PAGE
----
Of course this is the case. This study is as exciting as news that George Michael is gay. There have been plenty of studies to this effect. My company makes tons of money consulting on better storage utilization. [Some Fortune 500 companies I've visited run below 40% utilization.] EMC, IBM, HDS, NetApp and the rest have no real interest in selling you less drives. They all make vague, glossy statements about saving storage money but in reality you need to be wasteful if you want to protect your ass. Think of the things we spend $ on just to get another 9 on the uptime digits: UPS, generators, clustering, DR systems/networks that sit idle, dark fibre between datacenters, RAID 1(+0), RAID 6, tapes, VTLs, Storage Arrays, redundant Fibre Channel SANs, . . .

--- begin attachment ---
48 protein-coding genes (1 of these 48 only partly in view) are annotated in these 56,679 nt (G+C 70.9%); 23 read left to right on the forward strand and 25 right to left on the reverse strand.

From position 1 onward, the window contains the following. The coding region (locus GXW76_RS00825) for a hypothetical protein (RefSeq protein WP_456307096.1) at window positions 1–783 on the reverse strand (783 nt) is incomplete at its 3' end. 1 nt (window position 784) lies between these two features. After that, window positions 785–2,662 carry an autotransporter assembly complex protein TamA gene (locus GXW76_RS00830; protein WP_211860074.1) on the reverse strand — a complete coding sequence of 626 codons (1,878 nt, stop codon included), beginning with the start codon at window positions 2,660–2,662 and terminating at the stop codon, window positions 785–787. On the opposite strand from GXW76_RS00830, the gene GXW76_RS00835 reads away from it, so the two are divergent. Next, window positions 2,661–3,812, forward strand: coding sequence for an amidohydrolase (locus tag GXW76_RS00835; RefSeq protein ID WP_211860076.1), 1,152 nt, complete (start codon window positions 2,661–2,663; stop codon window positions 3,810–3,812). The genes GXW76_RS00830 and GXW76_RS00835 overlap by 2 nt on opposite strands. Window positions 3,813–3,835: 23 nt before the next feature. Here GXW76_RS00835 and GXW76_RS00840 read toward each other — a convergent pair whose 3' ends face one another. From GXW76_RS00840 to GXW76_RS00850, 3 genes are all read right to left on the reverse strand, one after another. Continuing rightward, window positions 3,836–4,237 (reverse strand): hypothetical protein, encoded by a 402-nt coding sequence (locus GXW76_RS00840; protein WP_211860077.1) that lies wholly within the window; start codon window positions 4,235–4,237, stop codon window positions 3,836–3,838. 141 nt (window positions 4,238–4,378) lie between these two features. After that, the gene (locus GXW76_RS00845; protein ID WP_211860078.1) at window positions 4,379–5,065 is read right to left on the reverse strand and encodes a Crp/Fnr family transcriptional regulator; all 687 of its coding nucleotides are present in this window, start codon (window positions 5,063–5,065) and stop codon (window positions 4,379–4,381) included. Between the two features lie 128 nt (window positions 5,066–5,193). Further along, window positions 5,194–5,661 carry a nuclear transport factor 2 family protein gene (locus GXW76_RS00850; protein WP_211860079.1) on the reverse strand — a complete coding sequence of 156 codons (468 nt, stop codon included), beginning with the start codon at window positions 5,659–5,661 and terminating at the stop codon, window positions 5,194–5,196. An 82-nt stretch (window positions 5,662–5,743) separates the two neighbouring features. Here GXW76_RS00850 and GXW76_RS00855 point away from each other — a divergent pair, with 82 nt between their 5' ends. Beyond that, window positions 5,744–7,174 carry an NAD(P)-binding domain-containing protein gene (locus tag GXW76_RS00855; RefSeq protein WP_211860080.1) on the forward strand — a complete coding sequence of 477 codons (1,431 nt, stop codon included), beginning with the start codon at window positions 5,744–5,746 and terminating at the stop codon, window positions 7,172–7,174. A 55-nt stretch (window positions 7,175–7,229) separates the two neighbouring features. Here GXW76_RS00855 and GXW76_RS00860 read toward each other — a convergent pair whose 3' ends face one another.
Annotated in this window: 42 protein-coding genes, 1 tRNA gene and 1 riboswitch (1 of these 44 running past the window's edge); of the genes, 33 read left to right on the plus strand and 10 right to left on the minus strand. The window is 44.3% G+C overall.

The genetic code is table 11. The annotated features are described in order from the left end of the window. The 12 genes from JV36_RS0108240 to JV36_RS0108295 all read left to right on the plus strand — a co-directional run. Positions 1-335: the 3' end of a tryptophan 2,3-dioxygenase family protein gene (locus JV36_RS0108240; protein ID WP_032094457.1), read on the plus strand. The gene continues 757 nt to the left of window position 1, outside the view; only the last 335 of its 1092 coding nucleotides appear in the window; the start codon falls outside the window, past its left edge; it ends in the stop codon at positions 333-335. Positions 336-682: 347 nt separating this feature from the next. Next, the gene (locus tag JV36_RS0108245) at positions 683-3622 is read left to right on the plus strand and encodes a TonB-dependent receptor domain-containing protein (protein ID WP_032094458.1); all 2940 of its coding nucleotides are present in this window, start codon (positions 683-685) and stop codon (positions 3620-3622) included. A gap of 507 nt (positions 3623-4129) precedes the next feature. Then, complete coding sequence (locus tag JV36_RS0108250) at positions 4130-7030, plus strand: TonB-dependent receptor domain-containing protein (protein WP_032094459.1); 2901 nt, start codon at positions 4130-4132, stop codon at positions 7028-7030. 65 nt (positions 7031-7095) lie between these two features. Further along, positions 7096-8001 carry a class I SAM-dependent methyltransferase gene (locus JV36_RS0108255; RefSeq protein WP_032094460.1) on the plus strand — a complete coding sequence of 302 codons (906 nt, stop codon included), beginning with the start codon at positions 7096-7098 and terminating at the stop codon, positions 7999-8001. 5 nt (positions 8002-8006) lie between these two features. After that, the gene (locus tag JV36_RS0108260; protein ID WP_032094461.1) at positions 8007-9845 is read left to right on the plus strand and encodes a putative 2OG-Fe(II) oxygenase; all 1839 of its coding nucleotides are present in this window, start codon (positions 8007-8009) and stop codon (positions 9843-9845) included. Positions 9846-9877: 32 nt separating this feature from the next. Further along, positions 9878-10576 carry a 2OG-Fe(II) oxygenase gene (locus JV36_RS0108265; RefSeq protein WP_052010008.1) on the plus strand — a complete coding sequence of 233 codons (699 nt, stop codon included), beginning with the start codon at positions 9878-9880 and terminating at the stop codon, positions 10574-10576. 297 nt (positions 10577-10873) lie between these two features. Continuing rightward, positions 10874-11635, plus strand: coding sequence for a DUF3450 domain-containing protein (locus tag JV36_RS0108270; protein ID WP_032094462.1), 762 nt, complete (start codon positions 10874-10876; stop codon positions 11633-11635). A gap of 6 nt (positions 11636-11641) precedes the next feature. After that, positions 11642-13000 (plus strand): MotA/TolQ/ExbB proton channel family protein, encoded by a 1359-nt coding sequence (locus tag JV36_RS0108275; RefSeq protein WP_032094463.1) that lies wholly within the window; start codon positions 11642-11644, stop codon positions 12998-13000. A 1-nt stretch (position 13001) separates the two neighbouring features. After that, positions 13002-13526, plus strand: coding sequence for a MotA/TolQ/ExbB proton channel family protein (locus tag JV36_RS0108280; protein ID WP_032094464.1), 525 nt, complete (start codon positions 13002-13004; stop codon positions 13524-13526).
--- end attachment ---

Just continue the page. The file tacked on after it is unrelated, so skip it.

From a human perspective, fuzzyfungus is right. Over-engineering is less likely to cost your job than failure. Plus, over-engineering is easy to justify.
Some things are just known to cost money if you MUST ensure that business is not subject to fallibility in hw and sw. The fact that there are 50 TBs unused out of your 200 TB of usable storage really might not mean too much. [Some of the numbers quoted could point to the mirrored side of RAID 1 stripes as wasted. It's a cheap gimmick to make the numbers look worse but still true to a certain extent if the performance difference between R5 and R1 is not needed.] Of course, there are usually low hanging fruit that can be attacked to save real money and prevent cascading costs on the other cost centers mentioned above but there will always be waste. It's the cost of five 9's.